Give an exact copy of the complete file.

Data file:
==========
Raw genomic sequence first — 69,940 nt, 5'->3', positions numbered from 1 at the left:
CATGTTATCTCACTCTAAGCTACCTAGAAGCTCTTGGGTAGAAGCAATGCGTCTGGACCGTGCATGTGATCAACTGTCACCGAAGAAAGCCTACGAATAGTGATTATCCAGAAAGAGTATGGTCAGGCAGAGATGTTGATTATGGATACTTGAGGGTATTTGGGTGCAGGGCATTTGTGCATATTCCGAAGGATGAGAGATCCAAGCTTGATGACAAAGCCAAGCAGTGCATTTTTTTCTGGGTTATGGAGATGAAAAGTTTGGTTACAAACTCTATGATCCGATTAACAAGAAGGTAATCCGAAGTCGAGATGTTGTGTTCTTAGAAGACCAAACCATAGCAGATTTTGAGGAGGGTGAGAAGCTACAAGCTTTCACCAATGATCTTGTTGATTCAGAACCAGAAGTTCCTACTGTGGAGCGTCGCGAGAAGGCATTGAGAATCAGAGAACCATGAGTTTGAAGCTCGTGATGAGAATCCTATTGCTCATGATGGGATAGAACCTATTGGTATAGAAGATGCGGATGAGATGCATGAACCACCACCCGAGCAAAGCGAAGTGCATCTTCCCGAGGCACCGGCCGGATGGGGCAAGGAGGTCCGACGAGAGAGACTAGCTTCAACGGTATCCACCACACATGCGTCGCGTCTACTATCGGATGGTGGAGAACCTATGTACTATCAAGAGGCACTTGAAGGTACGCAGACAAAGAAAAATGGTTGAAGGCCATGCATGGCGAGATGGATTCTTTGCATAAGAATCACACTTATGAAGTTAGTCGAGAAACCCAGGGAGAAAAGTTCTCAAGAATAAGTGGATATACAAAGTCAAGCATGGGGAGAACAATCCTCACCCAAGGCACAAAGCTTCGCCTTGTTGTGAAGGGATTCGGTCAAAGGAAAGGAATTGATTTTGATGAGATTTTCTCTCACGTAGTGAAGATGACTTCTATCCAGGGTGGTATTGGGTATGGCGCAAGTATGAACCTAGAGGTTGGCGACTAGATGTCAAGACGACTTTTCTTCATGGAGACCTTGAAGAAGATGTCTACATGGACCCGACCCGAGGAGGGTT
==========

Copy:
Raw genomic sequence first — 69,940 nt, 5'->3', positions numbered from 1 at the left:
CATGTTATCTCACTCTAAGCTACCTAGAAGCTCTTGGGTAGAAGCAATGCGTCTGGACCGTGCATGTGATCAACTGTCACCGAAGAAAGCCTACGAATAGTGATTATCCAGAAAGAGTATGGTCAGGCAGAGATGTTGATTATGGATACTTGAGGGTATTTGGGTGCAGGGCATTTGTGCATATTCCGAAGGATGAGAGATCCAAGCTTGATGACAAAGCCAAGCAGTGCATTTTTTTCTGGGTTATGGAGATGAAAAGTTTGGTTACAAACTCTATGATCCGATTAACAAGAAGGTAATCCGAAGTCGAGATGTTGTGTTCTTAGAAGACCAAACCATAGCAGATTTTGAGGAGGGTGAGAAGCTACAAGCTTTCACCAATGATCTTGTTGATTCAGAACCAGAAGTTCCTACTGTGGAGCGTCGCGAGAAGGCATTGAGAATCAGAGAACCATGAGTTTGAAGCTCGTGATGAGAATCCTATTGCTCATGATGGGATAGAACCTATTGGTATAGAAGATGCGGATGAGATGCATGAACCACCACCCGAGCAAAGCGAAGTGCATCTTCCCGAGGCACCGGCCGGATGGGGCAAGGAGGTCCGACGAGAGAGACTAGCTTCAACGGTATCCACCACACATGCGTCGCGTCTACTATCGGATGGTGGAGAACCTATGTACTATCAAGAGGCACTTGAAGGTACGCAGACAAAGAAAAATGGTTGAAGGCCATGCATGGCGAGATGGATTCTTTGCATAAGAATCACACTTATGAAGTTAGTCGAGAAACCCAGGGAGAAAAGTTCTCAAGAATAAGTGGATATACAAAGTCAAGCATGGGGAGAACAATCCTCACCCAAGGCACAAAGCTTCGCCTTGTTGTGAAGGGATTCGGTCAAAGGAAAGGAATTGATTTTGATGAGATTTTCTCTCACGTAGTGAAGATGACTTCTATCCAGGGTGGTATTGGGTATGGCGCAAGTATGAACCTAGAGGTTGGCGACTAGATGTCAAGACGACTTTTCTTCATGGAGACCTTGAAGAAGATGTCTACATGGACCCGACCCGAGGAGGGTT